The aging population in the United States faces a unique challenge in its fight against sudden cardiac arrest (SCA). A recent study found the chances of someone performing CPR during an in-home SCA decline with the victim’s age.
Published in the Journal of the American Heart Association, research from Penn Medicine also noted relatively low rates of CPR training among older Americans, which compounds the problem as baby-boomers continue to retire.
Researchers, led by Benjamin Abella, MD, MPhil, director of Penn’s Center for Resuscitation Science, surveyed 9,022 people statistically representative of the U.S. population. Results showed 65 percent had received CPR training at some point in their lives, with just 18 percent in the last two years.
The study found a victim’s chances of receiving bystander CPR decreases significantly by age. For example, a 50-year-old who suffers a SCA at home is 62 percent more likely to receive CPR than an 80-year-old.
“The new data affirms the need for targeted training in the older population,” said Abella, who is also an associate professor in the Perelman School of Medicine at the University of Pennsylvania. “There is a striking relationship between age and CPR training and delivery that is really important to better understand.”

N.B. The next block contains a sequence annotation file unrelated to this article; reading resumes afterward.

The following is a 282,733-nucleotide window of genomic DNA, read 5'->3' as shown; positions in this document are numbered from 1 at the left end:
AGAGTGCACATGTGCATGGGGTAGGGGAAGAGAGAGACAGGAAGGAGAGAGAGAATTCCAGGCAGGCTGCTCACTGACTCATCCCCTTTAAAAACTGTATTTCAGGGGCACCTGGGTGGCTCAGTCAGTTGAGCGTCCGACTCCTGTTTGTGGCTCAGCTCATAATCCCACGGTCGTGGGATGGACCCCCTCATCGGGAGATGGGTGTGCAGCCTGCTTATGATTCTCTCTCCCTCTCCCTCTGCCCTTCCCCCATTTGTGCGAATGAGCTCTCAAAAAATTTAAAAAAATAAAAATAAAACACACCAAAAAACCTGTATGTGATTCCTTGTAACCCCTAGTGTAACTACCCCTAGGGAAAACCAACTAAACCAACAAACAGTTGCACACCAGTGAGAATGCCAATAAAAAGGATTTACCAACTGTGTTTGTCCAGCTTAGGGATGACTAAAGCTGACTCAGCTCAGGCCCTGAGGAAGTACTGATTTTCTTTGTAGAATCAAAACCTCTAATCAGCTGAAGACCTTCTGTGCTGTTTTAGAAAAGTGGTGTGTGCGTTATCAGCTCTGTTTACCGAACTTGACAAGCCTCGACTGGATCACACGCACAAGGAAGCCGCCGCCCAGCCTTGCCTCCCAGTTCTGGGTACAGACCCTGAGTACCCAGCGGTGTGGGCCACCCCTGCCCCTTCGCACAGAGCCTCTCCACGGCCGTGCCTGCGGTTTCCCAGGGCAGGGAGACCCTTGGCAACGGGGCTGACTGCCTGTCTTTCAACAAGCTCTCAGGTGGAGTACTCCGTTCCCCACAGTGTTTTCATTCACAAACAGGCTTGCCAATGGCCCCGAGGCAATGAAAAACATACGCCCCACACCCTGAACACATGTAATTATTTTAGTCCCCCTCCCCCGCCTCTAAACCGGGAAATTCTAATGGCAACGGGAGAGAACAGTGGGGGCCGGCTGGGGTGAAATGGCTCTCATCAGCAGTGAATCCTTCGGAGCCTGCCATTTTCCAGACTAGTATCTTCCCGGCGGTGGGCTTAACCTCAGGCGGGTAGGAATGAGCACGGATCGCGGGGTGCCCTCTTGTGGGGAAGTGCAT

More than 350,000 SCA events occur outside of a hospital setting. Less than a third of them (32 percent) receive CPR, and that rate drops lower when comparing those occurring in the home versus public settings. Training also decreases with household income and education levels.
“This is a teachable moment,” Abella said. “We need more aggressive, innovative, and creative efforts to reach the population at risk. For example, we should consider training videos while you’re waiting for a train, renewing your driving licenses, or in the waiting room before you see your doctor.”
Abella added that his team has conducted video instructional work in hospitals, which has been well received. He is interested in pursuing outreach outside healthcare settings.